“It’s been just as thorough, just as solid of a program as I had expected, even exceeding my expectations in a lot of ways,” Erwin says. “I enjoy the thoroughness of it. It’s a great school. End of the story.”
Hometown: Hot Springs, Arkansas
Undergrad institution: University of Central Arkansas
Why Texas A&M College of Dentistry: There are a lot of reasons. One of my good friends from undergrad, Steven Clark, is a D3 here. Before I even started looking as thoroughly as I could, I was automatically eyes on A&M because I knew he chose it for a reason. I interviewed at other schools, and I felt like I was getting a sales pitch. When I came down here, y’all didn’t try to sell me anything. It was very informative, very thorough. It was my No. 1 choice.
In all honesty, I enjoy taking class down in Room 6, where professors much older than I am come in and say, “That was my seat.” It happens all the time. We’ve got a lot of good alumni. That is such a good example for us.
Dental school survival strategy: This is a very basic, simple strategy. In an optimal scenario, I start studying a week in advance. Wake up early, use that optimal time between 4 and 8 a.m. when no one is going to disturb you.
I realize that looking at the content two or three times is much better than trying to memorize it all at once. Dental school is only as hard as you make it. The times I have put off studying until the last day or two were very stressful. My strategy of doing a little bit at a time has been very good to beat stress. Now I just feel so much more relaxed when I go into finals.
Favorite energy food: I love a Cajun turkey sandwich. It’s the perfect balance. You don’t get a sugar spike; it’s good longevity food — keeps me going.
Best way to unwind after a long day in lecture, lab or clinic: If I had my ideal day, I would get out of class, hopefully by 4. I might grab a game of tennis with my classmates from 4-5 or 5:30, and then I usually chill out and go to bed fairly early.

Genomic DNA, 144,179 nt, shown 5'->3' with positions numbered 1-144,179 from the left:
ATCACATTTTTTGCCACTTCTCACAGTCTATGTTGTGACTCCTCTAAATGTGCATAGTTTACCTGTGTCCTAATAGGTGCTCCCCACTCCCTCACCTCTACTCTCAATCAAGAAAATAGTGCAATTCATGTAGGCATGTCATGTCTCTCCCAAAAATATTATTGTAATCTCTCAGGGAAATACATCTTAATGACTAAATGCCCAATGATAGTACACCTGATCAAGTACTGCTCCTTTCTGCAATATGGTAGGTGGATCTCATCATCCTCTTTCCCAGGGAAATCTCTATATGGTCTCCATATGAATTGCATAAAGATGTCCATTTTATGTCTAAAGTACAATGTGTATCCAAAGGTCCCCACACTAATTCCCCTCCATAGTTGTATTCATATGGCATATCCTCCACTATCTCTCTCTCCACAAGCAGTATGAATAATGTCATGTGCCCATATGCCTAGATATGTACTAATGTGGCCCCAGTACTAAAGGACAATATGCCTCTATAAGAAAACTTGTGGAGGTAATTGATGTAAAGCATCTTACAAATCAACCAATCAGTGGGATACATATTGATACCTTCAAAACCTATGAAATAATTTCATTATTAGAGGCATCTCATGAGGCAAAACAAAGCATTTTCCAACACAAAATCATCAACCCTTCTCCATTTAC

Dental school aha moment: When we cast our gold crown in D1 year. What seemed unimaginable came to life in such an impressive way. The way it fit on our typodont was very impressive. The whole process seemed so simple, and it turned out so great. I pay attention to the most microscopic detail, and when I see a new product, always one of the first questions I have is, “How does it work?” That allows me, as a business owner now, to implement those strategies. I always try to play with the techniques. I know that there are different techniques out there, and everyone’s style is different.
Best clinic experience: I have had very limited experience with patients as a D1, but on rotations, I really appreciated the competence of upperclassmen and the experience they have garnered in what seems like such a small time period. They have been very generous and informative in sharing their experiences — what they like, what they don’t like.
Goal after graduation: My goal is to own a practice at some point in the near future back in Arkansas.
What people may not know about you: When I’m here, I fit in with this studious group. Deep down, I definitely fit in with the rural people of Arkansas just as well. It might be more of my element. I am an outdoorsman. I love to hunt. Long-distance shooting — that’s my passion. I’m from rural Arkansas; there’s not much there. When I went to undergrad, it was hard to go to sleep hearing cars go up and down the road.